Successful off-road autonomous navigation by an unmanned ground vehicle (UGV) requires reliable perception and representation of natural terrain. While perception algorithms are used to detect driving hazards, terrain mapping algorithms are used to represent the detected hazards in a world model a UGV can use to plan safe paths. There are two primary ways to detect driving hazards with perception sensors mounted to a UGV: binary obstacle detection and traversability cost analysis. Binary obstacle detectors label terrain as either traversable or non-traversable, whereas, traversability cost analysis assigns a cost to driving over a discrete patch of terrain. In uncluttered environments where the non-obstacle terrain is equally traversable, binary obstacle detection is sufficient. However, in cluttered environments, some form of traversability cost analysis is necessary. The Jet Propulsion Laboratory (JPL) has explored both approaches using stereo vision systems. A set of binary detectors has been implemented that detect positive obstacles, negative obstacles, tree trunks, tree lines, excessive slope, low overhangs, and water bodies. A compact terrain map is built from each frame of stereo images. The mapping algorithm labels cells that contain obstacles as no-go regions, and encodes terrain elevation, terrain classification, terrain roughness, traversability cost, and a confidence value. The single frame maps are merged into a world map where temporal filtering is applied. In previous papers, we have described our perception algorithms that perform binary obstacle detection. In this paper, we summarize the terrain mapping capabilities that JPL has implemented during several UGV programs over the last decade and discuss some challenges to building terrain maps with stereo range data.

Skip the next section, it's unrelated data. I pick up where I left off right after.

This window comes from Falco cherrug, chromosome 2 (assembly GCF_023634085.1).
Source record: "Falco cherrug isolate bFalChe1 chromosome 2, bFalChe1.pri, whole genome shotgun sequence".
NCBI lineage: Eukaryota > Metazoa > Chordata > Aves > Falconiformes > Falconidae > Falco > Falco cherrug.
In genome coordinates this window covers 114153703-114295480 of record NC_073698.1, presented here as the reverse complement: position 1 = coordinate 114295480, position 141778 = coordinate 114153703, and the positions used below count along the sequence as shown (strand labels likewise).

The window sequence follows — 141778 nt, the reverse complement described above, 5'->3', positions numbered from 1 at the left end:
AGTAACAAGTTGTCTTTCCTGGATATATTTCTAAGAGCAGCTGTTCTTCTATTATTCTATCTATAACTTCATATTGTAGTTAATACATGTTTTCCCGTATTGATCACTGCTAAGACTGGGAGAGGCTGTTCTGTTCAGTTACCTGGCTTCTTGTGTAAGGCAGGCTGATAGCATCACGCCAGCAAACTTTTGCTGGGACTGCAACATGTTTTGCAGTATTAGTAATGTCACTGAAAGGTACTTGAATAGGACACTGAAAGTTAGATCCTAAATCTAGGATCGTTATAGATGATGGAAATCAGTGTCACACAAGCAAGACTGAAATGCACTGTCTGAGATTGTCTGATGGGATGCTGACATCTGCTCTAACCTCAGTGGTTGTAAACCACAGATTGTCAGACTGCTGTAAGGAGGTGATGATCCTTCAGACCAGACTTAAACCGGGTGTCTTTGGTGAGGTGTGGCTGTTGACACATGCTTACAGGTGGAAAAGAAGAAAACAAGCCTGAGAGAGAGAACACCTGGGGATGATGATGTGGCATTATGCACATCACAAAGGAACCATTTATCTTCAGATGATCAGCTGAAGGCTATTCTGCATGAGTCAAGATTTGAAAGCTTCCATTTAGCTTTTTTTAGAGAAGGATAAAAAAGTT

4. Treinta y Tres stratigraphic terrain: ex Cuchilla Dionisio terrain. Uruguay

    International Nuclear Information System (INIS)

    Bossi, J.

    2010-01-01